Colin Kaepernick has done what many an African American has done in America’s long and tumultuous and somewhat ignominious history: made us all look at the Declaration of Independence, the Constitution and Bill of Rights, and centuries of legal precedence in a new light. He has an excellent foil in the vacuous President of the United States, I am ashamed to say. Both representatives of polar-opposite points of view tout patriotism – though of a very different stripe. It’s an interesting, critical, and telling public debate that I suggest we all weigh in on. At best, we can progress toward higher levels of legal, societal, and emotional development if we accept America’s liabilities and mistakes and move forward with dignity and grace.
This is a significant issue. America has a racist past, and even today women, people of color, gays, atheists, and other minorities are not treated to full social justice and equal rights. There is plenty of reason to be proud – patriotic – about America’s long, remarkable history. Much that is great and laudable has been accomplished. But, as Jason Kander, an Afghanistan veteran put it, “Patriotism isn’t about making everyone stand and salute the flag. Patriotism is about making this a country where everyone wants to.”
Jaweed Kaleem wrote in a Los Angeles Times op-ed piece: “African American athletes have long grappled with complicated feelings about patriotism as they represent a country that many say hasn’t always fully embraced them. And though challenging patriotism has always been controversial, Kaepernick’s protest comes at a time when views on policing and race have, in many circles, become barometers of one’s commitment to the nation.”
Liberals and conservatives are likely to perceive this, like many other issues along partisan lines. That isn’t to say that neither side’s arguments, feelings, and beliefs don’t hold water. Rather, it is to say that this issue is reflective of myriad issues throughout or mottled history and those who view the world in largely liberal ways see it one way, and social conservatives see it pretty much diametrically differently. Libertarians seem to come down on the side of liberals in this values divide.
Barbara Jordan sums up the liberal point of view on patriotism, liberty, and justice well with this: “What the people want is very simple. They want an America as good as its promise.”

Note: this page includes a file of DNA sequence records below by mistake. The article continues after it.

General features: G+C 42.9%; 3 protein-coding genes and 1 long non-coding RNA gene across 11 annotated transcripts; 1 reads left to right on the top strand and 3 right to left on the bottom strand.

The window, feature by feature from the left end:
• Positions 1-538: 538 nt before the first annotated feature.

An America as good as its promise. When exactly will we make a concerted effort to make the union about justice for all? If protesting murder by police or someone taking a knee during a game is unacceptable, of course some Americans are never going to permit a liberal person to denounce hate speech, lobby to take down confederate monuments, or consider reparations for slavery. Every act to those people is a bridge too far. Jim Crow! they used to cry, now it’s: You’re lazy if you don’t make a success out of yourself – you have no impediments in the land of the free!
Ever the divisive and demagogic leader, Trump has termed athletes such as Kaepernick “S.O.B.s” and suggest that the principled American find another place to live. Liberals, of course, view the situation as simply a true reflection of the state of justice in America, and do not denounce him for being the messenger. I imagine liberals took similar positions regarding black power salutes at the Olympics, the nefarious goings-on in the Jim Crow South, or unwarranted killings of blacks at the hands of police. “Sports figures have also weighed in: New Orleans Saints quarterback Drew Brees accused Kaepernick of insulting a flag that is ‘sacred,’ and which has given him the ‘freedom to speak out,’ while NBA legend Kareem Abdul Jabbar hailed him, saying his stance is ‘truly patriotic,’” Jaweed writes.
I for one do not begrudge athletes, actors, or ethnic minorities the right to take the mic and speak their mind. Though I do have a somewhat aristocratic view of leadership – that athletes are not necessarily wiser or more learned just because they are popular and are frequently interviewed – I do think that we must listen to their voices and not prejudge their views. All Americans have a right to believe what they believe about prejudice, fairness, and equality in America, and professional football players faced as much difficulty in their lives as any other person has (if not more). In fact, any American who earns the ire of the president, and is right, deserves credit – much like the veteran who supports dissent does. “Those who expect to reap the blessings of freedom, must, like men, undergo the fatigues of supporting it,” cautioned Thomas Paine.
“Every artist, every scientist, must decide now where he stands. He has no alternative. There is no standing above the conflict on Olympian heights. There are no impartial observers.” ~ Paul Robeson, early Civil Rights pioneer.